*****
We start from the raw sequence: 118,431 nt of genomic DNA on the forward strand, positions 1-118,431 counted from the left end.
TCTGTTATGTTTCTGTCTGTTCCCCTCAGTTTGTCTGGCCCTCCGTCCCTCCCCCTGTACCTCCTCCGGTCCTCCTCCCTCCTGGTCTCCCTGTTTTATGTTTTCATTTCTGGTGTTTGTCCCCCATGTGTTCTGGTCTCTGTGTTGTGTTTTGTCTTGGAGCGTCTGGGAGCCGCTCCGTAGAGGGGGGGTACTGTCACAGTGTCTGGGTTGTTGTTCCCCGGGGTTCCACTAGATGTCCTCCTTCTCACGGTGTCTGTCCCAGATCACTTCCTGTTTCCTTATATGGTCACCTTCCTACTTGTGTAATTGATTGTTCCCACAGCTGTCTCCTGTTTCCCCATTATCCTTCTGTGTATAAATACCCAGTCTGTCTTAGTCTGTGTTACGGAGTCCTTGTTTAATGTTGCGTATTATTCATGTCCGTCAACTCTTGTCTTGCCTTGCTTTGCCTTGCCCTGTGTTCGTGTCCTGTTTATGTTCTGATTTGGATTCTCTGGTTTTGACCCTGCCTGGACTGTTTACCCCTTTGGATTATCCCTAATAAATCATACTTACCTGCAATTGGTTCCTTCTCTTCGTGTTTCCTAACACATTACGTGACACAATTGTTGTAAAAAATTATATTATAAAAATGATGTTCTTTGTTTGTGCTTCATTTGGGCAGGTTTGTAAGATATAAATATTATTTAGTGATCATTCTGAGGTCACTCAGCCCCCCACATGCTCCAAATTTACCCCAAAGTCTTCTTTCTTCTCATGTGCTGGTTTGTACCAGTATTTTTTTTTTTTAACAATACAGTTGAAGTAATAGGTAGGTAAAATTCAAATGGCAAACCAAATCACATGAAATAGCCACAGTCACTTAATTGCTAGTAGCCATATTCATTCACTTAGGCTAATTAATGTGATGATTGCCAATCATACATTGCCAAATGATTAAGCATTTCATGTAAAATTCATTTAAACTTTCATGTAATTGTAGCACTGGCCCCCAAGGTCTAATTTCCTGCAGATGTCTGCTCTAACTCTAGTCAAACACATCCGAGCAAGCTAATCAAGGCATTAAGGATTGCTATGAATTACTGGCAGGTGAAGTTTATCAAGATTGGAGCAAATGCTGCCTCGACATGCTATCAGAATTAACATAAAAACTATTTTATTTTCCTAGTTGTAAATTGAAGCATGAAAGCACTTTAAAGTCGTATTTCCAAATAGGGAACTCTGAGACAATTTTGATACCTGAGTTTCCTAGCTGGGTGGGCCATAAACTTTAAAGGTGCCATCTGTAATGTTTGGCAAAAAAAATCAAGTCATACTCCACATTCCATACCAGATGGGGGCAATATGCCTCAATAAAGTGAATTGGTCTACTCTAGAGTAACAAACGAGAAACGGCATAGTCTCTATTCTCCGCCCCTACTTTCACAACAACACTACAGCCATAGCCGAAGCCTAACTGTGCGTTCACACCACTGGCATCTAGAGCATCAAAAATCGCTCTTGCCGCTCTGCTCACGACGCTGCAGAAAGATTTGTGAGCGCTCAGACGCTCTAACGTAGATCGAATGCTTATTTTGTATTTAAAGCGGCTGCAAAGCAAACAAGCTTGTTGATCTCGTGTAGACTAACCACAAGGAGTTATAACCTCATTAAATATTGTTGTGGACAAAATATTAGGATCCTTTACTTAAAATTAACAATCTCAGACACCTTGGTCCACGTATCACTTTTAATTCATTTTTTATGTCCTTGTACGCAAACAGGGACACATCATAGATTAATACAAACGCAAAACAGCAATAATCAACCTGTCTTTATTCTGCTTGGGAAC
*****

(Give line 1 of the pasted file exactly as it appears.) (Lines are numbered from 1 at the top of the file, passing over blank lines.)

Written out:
We start from the raw sequence: 118,431 nt of genomic DNA on the forward strand, positions 1-118,431 counted from the left end.